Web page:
Dispatches from the Suburbs of Hell

Heaven is for the obedient. Hell is for the wrathful. What of the ones in between? We wind up in the Suburbs. Our sin is individuality. Our punishment is boredom. But at least we're in good company.

Location: New England, United States

Monday, May 02, 2011

A Victory, But Few Spoils

Well, it's over.

The War on Terror finally achieved it's main goal last night. Osama bin Laden, international terrorist, orchestrator of the most devastating terrorist attack on American soil, and international face of evil, is dead. Killed by US Special Forces in Pakistan last night. It's a strange feeling. He's dead. He's gone. The dragon is slain. The bogeyman banished. The mission is finally accomplished.

So...now what?

In a weird way, I almost wish he were captured alive. I'm not sorry he's dead, by any means. An enemy of my country has been dealt with, and that is satisfying. But part of me wishes he'd been caught instead. Brought before an international court to answer for his crimes. That is the way civilized countries deal with their enemies, after all. But perhaps his crimes made him beyond redemption. Or perhaps the risk of making him a martyr, proselytizing from a prison cell, was too great. But that argument is moot now. What remains now is to ponder what this means, and where to go from here.

I remember where I was when the Twin Towers fell. I was working at property management office in Watertown. We'd just opened for business, and then down came the word. There was so much confusion; no one was quite sure what had happened. Was this an accident? Was this an attack? An attack from whom? And would there be more to come? It was a scary time, not feeling quite real. In a way, ten years later, it still doesn't feel quite real. Maybe because I was fortunate enough to not have lost any loved ones; I was able to distance myself emotionally from the tragedy. Maybe it was just too BIG to get my head around. The World Trade Center of New York City. Very much a symbol of America's wealth and power. Three thousand people. All gone in a matter of minutes. It was hard to accept. Why did this happen? Who could hate us so much?

Of course that was what the 1990s were all about: dealing with the aftermath of the Cold War. Coming to realize that the world had just gotten a lot more complicated. Instead of one great evil empire to haunt the American imagination, now we had dozens of small, unfriendly states, about which we frankly knew little. That had always been America's greatest weakness: our self-importance. Our willful ignorance about the outside world. We had been a fortunate nation, after all. We had a long history of isolationism, and we could afford it too. North America is a continent, in large part, divided up among nations that are geographically large, politically stable, and relatively friendly toward one another. There hasn't been a major conflict in North America since the Civil War, really (unless you count the Spanish-American War, which was largely fought on the sea). We were spared the horrors of war that Europe and Asia saw for much of the 19th and 20th centuries. We were permitted to grow, culturally and economically, largely unmolested, only being dragged into World Wars as a last resort. We could afford to choose NOT to fight, because we were geographically isolated from the rest of the world. In a way 9/11 was a wake-up call. This wasn't the 20th Century any more. The United States could no longer be an island unto itself. It shook us out of our complacency.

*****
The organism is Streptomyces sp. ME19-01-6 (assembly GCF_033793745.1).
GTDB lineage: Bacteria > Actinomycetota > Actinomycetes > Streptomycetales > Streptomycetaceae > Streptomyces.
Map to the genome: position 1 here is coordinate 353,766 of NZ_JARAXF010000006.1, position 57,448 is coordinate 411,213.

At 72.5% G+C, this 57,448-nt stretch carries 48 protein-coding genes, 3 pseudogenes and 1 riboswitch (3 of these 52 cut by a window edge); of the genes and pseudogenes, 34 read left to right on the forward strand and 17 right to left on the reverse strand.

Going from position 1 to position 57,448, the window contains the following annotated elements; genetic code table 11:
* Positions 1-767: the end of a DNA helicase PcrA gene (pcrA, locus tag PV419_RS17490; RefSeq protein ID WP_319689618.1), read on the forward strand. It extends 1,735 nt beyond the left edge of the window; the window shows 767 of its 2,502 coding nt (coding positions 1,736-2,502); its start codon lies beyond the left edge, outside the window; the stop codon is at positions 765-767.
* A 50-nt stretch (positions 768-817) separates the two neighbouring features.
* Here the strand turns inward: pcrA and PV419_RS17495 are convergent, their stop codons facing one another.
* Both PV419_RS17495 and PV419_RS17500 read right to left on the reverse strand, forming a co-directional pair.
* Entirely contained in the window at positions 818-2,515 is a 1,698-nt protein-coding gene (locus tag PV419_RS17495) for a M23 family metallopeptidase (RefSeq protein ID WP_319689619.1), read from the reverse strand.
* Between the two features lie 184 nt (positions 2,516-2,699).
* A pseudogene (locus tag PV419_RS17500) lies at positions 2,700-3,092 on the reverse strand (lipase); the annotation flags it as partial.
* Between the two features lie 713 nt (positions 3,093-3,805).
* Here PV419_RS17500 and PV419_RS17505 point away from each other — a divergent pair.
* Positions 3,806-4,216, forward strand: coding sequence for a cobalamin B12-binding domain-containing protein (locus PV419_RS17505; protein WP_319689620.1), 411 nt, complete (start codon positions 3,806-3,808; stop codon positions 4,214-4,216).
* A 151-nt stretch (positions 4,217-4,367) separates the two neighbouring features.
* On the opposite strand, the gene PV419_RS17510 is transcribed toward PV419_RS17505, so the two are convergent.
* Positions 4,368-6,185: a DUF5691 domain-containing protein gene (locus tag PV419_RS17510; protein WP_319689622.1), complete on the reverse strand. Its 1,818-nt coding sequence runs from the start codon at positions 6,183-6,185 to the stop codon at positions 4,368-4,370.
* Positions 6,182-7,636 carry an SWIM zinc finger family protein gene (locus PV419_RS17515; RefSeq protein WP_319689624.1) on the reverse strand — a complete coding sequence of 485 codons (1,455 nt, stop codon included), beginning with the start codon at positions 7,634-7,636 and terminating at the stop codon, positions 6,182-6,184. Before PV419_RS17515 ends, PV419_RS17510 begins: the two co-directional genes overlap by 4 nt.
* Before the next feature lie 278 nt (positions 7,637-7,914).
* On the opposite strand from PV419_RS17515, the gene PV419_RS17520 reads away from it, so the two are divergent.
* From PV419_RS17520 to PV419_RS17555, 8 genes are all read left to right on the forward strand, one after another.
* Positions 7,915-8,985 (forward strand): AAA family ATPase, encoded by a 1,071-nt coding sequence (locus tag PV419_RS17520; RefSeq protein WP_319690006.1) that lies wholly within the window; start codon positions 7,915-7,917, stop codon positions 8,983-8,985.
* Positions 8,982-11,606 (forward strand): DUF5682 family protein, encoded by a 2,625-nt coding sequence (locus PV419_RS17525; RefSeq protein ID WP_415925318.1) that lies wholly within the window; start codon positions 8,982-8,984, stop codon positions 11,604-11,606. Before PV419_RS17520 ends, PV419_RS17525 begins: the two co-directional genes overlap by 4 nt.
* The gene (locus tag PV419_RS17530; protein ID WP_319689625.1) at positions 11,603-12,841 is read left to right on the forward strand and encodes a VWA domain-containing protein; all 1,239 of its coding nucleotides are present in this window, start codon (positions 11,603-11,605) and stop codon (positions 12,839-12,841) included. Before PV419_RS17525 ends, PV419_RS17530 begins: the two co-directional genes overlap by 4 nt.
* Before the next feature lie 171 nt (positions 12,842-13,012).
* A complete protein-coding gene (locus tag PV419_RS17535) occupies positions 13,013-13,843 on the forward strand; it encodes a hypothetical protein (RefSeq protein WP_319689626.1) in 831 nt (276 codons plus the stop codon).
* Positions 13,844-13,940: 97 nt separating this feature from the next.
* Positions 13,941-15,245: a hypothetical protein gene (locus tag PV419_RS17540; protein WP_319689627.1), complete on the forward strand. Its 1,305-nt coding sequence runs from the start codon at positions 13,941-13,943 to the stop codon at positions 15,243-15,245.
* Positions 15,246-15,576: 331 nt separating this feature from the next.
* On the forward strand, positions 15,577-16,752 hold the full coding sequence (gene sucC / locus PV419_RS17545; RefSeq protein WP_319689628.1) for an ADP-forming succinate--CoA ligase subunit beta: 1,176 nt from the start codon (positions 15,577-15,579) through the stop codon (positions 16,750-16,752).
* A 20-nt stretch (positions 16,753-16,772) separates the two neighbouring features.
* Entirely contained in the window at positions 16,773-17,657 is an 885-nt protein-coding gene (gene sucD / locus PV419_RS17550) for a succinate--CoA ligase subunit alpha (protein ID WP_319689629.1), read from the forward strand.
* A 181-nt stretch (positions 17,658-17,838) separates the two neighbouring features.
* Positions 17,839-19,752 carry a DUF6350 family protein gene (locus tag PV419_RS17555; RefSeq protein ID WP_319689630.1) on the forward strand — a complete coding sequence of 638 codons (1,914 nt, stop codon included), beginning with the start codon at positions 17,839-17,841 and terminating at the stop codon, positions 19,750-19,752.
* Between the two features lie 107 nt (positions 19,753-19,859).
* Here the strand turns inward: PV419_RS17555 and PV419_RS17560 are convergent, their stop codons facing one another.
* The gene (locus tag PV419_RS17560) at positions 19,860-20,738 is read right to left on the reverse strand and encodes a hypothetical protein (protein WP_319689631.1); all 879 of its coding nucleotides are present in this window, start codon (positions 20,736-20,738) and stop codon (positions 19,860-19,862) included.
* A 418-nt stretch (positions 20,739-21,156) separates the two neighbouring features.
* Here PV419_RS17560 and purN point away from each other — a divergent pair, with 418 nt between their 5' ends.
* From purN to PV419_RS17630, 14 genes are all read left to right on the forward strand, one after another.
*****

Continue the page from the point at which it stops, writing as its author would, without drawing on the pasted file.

And now, ten years and a few drastic missteps later, that act of terror has been avenged. Again, it's hard to know how to feel. To be honest, I had given up hope that he would ever be found. He would probably die in a cave in the mountains and no one would ever know. That he could be found, and killed, had never crossed my mind in the slightest. Again, maybe it's because I was never affected personally by the attacks. Or maybe I just don't feel right taking pleasure in the death of another human being, no matter how evil. I don't feel joy, or even relief. Just a cold satisfaction, knowing he will never hurt another soul on this earth. And I cannot denigrate that. But I can ponder what comes next.

It's naive to think, of course, that now the war is over. That the snake will die with its head cut off. There are many snakes, and they have many heads. The fact that bin Ladin managed to remain hidden for so long - and the fact that he was found, not in a cave, but in a nice house in a Pakistani suburb - is proof enough that the job is not done. So many people admired him. So many people hate America. And the death of this symbolic leader will not change that. The consequences of this act remain to be seen. Will there be a resurgence of terrorism in revenge? Or will the Al-Qaeda network finally fall apart without its leader? It's too soon to know.

But what is known now, is that a victory has been won in the War on Terror. It may only be a symbolic one, but it is a victory nonetheless. And I shall not denigrate it.

God Bless the Troops. God Bless America.